Did it take chatter in Seattle to get Milwaukee talking about the Bradley Center?
It's the 18,000 seat elephant in the room.
Something will have to be done about the Bradley Center--fix it, expand it, replace it, or leave it as is. Yes, doing nothing is an option, with the Bucks' departure considered the likely reaction.
If anyone of prominence is talking about the issue, they're doing it very quietly or out of the earshot of any reporters. The subject comes up among local NBA fans on occasion, with most agreeing that no one has an appetite for another battle about a new sports venue. Memories of the Miller Park tussle remain fresh, even though it happened a decade and a half ago.
The Milwaukee Journal, though, broached the subject Tuesday morning.
It might be because of a piece that ran a few weeks ago in a Seattle newspaper, one that mentions the city as a possible new home for the Bucks if a new arena doesn't happen in Milwaukee. "For those who don't think the Bucks could leave, consider a story that appeared in The Seattle Times last month," the editorial says. "The story listed the Bucks as one of five teams that would be a good fit for Seattle. Seattle lost its team to Oklahoma City in 2008, after unsuccessful efforts to persuade Washington state government officials to provide funding to update KeyArena. The Seattle Times put the odds of the Bucks moving in the next five years at 10-1. Paul Swangard, managing director at the University of Oregon's Sports Marketing Center, said the Bucks would be intriguing for any city looking for an NBA franchise because the team has an aging owner in Herb Kohl and it lacks a sizable increase in local support. "It has the characteristics one would look for in saying that's a team ripe for ownership change and quite possibly location change," Swangard said in an interview with The Seattle Times."
Herb Kohl can't talk about moving the team. That would be perceived as a threat. Jim Fitzgerald put the Bucks up for sale back in the 80's amid an arena debate. Then-Mayor Henry Maier said that the old Arena was fine and that the Bucks were free to leave if they didn't like their digs Herb Kohl bought the team, Lloyd and Jane Pettit built the Bradley Center and the issue was settled.
Until now. The Seattle Times may have given local civic leaders, deep pocketed players and others connected to the Bradley Center debate the chance to actually start the conversation. "See?" they can say. "We aren't making any threats. It's those people in Seattle who are making goo-goo eyes at the Bucks!"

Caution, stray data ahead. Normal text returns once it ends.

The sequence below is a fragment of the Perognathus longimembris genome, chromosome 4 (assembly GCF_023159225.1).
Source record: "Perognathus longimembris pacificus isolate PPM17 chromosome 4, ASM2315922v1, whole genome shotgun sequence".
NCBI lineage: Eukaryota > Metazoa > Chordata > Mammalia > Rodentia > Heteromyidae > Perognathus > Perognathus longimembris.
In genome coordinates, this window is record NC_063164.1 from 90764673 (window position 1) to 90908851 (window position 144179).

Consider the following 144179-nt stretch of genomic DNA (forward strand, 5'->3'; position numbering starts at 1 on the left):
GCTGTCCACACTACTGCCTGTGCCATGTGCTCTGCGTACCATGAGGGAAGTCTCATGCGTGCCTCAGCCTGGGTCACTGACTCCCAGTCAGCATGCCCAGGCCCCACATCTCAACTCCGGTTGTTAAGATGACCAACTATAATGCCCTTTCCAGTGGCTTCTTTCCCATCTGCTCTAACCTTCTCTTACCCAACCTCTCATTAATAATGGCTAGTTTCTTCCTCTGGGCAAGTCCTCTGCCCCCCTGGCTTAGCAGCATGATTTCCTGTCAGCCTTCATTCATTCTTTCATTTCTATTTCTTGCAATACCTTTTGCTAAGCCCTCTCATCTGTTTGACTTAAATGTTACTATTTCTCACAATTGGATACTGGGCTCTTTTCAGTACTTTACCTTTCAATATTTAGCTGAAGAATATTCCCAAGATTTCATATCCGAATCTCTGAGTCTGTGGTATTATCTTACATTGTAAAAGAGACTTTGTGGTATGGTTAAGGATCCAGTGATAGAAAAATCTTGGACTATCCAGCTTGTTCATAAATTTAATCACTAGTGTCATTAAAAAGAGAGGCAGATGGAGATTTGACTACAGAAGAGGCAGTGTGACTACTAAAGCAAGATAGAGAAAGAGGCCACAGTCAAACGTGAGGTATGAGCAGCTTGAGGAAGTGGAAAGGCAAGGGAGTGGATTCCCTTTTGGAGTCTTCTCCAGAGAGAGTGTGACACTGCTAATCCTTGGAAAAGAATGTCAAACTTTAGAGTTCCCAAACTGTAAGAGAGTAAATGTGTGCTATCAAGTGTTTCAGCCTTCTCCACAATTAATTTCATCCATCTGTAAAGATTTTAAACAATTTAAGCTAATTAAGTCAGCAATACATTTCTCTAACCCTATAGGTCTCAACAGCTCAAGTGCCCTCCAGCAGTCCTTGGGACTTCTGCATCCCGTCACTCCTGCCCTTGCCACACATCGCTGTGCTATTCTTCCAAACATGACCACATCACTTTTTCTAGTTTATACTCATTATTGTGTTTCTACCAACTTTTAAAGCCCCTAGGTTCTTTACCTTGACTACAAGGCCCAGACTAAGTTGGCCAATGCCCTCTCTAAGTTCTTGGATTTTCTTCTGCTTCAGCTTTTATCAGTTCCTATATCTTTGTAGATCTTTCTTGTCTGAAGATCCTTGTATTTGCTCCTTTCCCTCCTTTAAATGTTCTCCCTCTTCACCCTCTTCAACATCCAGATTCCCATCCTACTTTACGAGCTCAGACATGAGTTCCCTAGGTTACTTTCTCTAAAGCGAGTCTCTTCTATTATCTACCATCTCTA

The Journal/Sentinel is right. The Bradley Center is an issue and needs to be talked about. It may not seem like a pressing need, but given Milwaukee's reputation for glacial movement on pressing civic matters and the general distaste for such debates, the question can't be raised too soon, even if the answer about building a new arena is "no".
It won't be pretty. There will be plenty of people who'll want to spend owner Herb Kohl's money, others who'll question his commitment to the team and Milwaukee. There will be talk about local priorities--do we need to replace a 24 year old building when the city has so many other needs?--and the value of the team to Milwaukee. And, if we do agree on putting up a new facility, there will be the great debate about where to put it. Bad as we are about tackling tough issues in a timely fashion, we're downright putrid when it comes time to finding places to put new things. There are still folks who think Miller Park should be downtown. And, the Pettits almost pulled the plans for the Bradley Center amid the push to have it built next to County Stadium.
Uncomfortable. Uneasy. Unsettling. Unappetizing. That's what we face as we start talk about the Bradley Center.
Guess it's no wonder why no one wanted to take the issue up until today.